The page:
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This is the forth volume in the series of Memorial Tributes compiled by the National Academy of Engineering as a personal remembrance of the lives and outstanding achievements of its members and international members. These volumes are intended to stand as an enduring record of the many contributions of engineers and engineering to the benefit of humankind. In most cases, the authors of the tributes are contemporaries or colleagues who had personal knowledge of the interests and the engineering accomplishments of the deceased.
BY W. SPENCER BLOOR
Nathan Cohn, active for more than sixty years in the measurement and automatic control field, a pioneer in the development and application of control techniques for interconnected electric power systems, and elected to the National Academy of Engineering in 1969, died in Scottsdale, Arizona, on November 16, 1989, at age eighty-two.
Nat, as he was called by those who knew him well, was born in Hartford, Connecticut, January 2, 1907. Following graduation from the Massachusetts Institute of Technology in 1927, he joined the Leeds & Northrup Company and remained with the firm for forty-eight years. He retired from his position of executive vice-president in 1972 and from corporate director in 1975. Following his Leeds & Northrup retirement, he remained active presenting invited lectures, serving as corporate director of several technologically-oriented companies, devising new patented techniques for improving interconnected power system operational performance and control, authoring and presenting technical papers, working as senior technical associate of Network Systems Development Associates, and participating in volunteer work. Nat's engineering career was distinguished by both personal achievement and leadership of others.
In the field of control of interconnected electric power systems, he was a world-renowned authority. He authored ninety technical papers and a book. He was granted fifteen patents and established several interconnected system operating practices. Many of his patents and practices are widely used in the electric utility industry, and his publications, in the education of electric power engineers. In his specialty, he was in demand as a lecturer both in the United States and abroad. Included in the list of countries where he lectured are Canada, Brazil, Colombia, Peru, Russia, and Yugoslavia. For his personal technical achievements, Nat was elected a life fellow of the Franklin Institute, the Institute of Electrical and Electronics Engineers (IEEE), and the Instrument Society of America (ISA); and was awarded the Franklin Institute's John Price Wetherill Medal, the IEEE's Lamme Medal, and ISA's Albert F. Sperry Founder Award.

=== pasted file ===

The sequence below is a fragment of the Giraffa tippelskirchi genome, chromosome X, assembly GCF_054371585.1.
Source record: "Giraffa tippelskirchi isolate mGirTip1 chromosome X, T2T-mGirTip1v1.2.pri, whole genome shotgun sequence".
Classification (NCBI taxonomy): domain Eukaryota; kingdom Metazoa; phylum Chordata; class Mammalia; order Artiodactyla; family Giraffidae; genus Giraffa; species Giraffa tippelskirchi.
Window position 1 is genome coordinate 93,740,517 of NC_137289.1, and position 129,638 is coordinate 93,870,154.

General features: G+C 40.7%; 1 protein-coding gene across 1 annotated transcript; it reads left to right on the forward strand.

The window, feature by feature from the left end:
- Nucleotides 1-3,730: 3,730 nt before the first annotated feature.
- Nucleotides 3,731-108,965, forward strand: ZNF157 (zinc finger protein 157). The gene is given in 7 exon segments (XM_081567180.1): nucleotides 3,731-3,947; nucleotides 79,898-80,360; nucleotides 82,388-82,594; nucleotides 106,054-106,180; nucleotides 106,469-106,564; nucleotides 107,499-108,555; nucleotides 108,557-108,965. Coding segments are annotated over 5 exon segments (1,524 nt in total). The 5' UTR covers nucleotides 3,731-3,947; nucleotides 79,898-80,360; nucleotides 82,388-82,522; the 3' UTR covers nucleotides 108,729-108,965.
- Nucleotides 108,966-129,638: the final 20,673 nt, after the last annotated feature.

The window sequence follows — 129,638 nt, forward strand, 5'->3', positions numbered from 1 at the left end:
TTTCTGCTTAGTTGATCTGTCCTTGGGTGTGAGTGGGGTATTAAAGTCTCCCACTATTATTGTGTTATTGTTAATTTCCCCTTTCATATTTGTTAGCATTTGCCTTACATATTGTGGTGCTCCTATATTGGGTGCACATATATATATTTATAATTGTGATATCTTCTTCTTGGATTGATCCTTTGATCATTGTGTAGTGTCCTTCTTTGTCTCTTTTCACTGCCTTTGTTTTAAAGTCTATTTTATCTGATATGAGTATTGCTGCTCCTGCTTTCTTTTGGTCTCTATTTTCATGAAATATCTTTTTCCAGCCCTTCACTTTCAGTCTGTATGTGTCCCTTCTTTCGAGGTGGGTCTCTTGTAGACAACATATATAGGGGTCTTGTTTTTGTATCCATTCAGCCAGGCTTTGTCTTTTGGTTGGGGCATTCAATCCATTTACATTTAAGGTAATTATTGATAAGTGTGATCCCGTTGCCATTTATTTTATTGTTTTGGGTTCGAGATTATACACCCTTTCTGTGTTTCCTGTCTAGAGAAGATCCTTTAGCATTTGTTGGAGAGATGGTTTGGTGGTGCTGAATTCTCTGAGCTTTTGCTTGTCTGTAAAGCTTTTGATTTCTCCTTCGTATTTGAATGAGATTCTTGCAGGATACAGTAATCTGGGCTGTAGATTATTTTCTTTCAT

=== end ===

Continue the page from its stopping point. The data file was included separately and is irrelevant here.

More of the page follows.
Nat's engineering leadership carried the hallmark of constructive accomplishment. Thorough advance preparation, well-understood plans, attention to the details of implementation, and high standards of excellence in results were characteristics of his leadership. During his ten years as vice-president of research and engineering at Leeds & Northrup, the company enjoyed a period of exceptional productivity in its output of new products of outstanding merit. His terms as president of the National Electronics Conference, the ISA, and the Scientific Apparatus Makers Association; and as chairman of the Franklin Institute's board of managers, the IEEE's Fellows Committee and Awards Board, and the Intersociety Hoover Medal Awards Board were marked by innovation, achievement, and the esteem of those he led. For leadership and career accomplishments, he was awarded the IEEE's Edison Medal, the Scientific Apparatus Makers Award, and honorary membership in the ISA; and made an adviser to the International Federation of Automatic Control.
The list of his services as member or chairman of committees or volunteer organizations is too long to recount in full. For the National Academy of Engineering, Nat chaired the Electrical Engineering-Communications/ Computers/Control Peer Committee in 1975 and the Committee on Membership in 1977. For the National Research Council, he chaired the National Bureau of Standards Advisory Panel on Time and Frequency from 1969 to 1971 and the Panel on Instrumentation of the Physics Survey Committee from 1970 to 1973. For his alma mater, the Massachusetts Institute of Technology, he served on the visiting committees for libraries and philosophy. In the Philadelphia community, he was vice-president of the Eagleville Hospital Rehabilitation Center and a trustee of Keneseth Israel Reform Congregation.
Nat was a member of Eta Kappa Nu, Sigma Xi, and Tau Beta Pi, and received an honorary doctor of engineering from Rensselaer Polytechnic Institute in 1976. He was an avid sports fan and enjoyed boating, fishing, golf, and outdoor cooking.
He is survived by his wife of forty-nine years, Marjorie; their five children, Dr. Theodore E. of Berkeley, California, Dr. David L. of South Bend, Indiana, Dr. Anne H. of Chicago, Illinois, Dr. Amy E. Cohn-Tucker of New York City, and Julie Cohn Conner of Houston, Texas; and eight grandchildren.